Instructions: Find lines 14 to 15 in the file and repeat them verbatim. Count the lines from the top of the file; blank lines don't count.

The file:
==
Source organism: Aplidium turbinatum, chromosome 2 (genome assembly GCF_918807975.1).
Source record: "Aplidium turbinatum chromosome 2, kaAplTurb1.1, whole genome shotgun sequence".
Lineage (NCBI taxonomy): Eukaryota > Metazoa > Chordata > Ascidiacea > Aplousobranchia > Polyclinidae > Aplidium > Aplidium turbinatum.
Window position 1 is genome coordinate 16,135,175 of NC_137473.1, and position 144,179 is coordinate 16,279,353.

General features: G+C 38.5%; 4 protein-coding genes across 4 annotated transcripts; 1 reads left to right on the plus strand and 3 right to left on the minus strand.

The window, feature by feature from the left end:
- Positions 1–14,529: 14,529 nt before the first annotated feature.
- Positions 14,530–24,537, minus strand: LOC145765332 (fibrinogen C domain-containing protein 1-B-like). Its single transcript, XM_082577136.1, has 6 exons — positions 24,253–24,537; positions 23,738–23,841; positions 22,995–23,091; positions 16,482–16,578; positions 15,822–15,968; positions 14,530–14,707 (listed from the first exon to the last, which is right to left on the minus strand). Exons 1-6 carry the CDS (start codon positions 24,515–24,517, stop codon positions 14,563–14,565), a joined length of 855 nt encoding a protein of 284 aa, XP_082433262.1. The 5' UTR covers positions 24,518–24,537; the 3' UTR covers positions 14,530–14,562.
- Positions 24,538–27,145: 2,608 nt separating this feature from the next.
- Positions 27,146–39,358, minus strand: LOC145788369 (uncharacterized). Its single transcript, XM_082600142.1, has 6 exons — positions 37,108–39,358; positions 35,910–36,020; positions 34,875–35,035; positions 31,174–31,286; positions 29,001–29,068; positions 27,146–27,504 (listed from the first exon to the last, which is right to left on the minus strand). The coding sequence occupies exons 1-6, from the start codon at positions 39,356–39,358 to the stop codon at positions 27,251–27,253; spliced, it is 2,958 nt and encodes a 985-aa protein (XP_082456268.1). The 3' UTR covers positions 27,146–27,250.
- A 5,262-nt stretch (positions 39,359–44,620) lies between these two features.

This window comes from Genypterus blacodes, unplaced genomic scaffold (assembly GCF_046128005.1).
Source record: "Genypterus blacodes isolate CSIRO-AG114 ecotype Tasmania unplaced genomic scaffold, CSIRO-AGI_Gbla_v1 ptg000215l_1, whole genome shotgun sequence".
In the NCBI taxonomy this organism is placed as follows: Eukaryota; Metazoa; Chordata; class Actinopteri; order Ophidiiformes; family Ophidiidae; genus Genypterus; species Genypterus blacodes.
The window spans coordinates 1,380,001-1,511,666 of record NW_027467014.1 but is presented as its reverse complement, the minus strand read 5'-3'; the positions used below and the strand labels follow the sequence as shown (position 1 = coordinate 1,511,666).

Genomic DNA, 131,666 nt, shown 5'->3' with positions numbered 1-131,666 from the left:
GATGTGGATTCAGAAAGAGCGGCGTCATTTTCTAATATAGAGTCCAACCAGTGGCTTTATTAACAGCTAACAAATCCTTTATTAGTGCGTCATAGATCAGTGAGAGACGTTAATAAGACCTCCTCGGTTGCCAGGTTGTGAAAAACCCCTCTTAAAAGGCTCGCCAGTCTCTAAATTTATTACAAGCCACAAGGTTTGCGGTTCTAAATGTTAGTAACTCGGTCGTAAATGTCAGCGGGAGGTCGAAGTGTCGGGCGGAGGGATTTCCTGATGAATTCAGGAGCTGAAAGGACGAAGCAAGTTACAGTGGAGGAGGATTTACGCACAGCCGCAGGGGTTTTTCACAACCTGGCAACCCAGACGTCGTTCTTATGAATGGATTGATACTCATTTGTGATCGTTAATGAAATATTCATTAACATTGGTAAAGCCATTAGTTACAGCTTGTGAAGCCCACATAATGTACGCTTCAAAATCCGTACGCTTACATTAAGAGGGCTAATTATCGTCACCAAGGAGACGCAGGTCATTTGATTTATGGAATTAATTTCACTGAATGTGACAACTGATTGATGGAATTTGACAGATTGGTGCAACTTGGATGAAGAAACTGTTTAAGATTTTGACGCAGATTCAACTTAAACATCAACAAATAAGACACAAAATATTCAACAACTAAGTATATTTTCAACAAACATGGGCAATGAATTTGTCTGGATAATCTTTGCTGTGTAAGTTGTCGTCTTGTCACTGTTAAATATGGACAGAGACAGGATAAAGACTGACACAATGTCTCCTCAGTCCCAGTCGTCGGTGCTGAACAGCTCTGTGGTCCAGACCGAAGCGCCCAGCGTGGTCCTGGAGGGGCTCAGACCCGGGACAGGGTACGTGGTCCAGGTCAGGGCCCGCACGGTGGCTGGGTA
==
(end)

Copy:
In the NCBI taxonomy this organism is placed as follows: Eukaryota; Metazoa; Chordata; class Actinopteri; order Ophidiiformes; family Ophidiidae; genus Genypterus; species Genypterus blacodes.
The window spans coordinates 1,380,001-1,511,666 of record NW_027467014.1 but is presented as its reverse complement, the minus strand read 5'-3'; the positions used below and the strand labels follow the sequence as shown (position 1 = coordinate 1,511,666).